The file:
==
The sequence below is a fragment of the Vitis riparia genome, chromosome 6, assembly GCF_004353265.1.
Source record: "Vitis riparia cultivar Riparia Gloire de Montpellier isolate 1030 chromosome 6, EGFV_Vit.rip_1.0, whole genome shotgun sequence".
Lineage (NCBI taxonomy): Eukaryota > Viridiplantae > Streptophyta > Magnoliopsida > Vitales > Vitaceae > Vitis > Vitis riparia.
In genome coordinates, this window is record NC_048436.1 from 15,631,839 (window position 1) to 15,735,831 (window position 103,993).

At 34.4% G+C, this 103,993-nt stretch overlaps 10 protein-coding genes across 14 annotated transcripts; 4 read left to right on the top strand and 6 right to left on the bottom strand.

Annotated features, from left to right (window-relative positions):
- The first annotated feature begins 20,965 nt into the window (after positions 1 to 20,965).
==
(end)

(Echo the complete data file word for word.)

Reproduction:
The sequence below is a fragment of the Vitis riparia genome, chromosome 6, assembly GCF_004353265.1.
Source record: "Vitis riparia cultivar Riparia Gloire de Montpellier isolate 1030 chromosome 6, EGFV_Vit.rip_1.0, whole genome shotgun sequence".
Lineage (NCBI taxonomy): Eukaryota > Viridiplantae > Streptophyta > Magnoliopsida > Vitales > Vitaceae > Vitis > Vitis riparia.
In genome coordinates, this window is record NC_048436.1 from 15,631,839 (window position 1) to 15,735,831 (window position 103,993).

At 34.4% G+C, this 103,993-nt stretch overlaps 10 protein-coding genes across 14 annotated transcripts; 4 read left to right on the top strand and 6 right to left on the bottom strand.

Annotated features, from left to right (window-relative positions):
- The first annotated feature begins 20,965 nt into the window (after positions 1 to 20,965).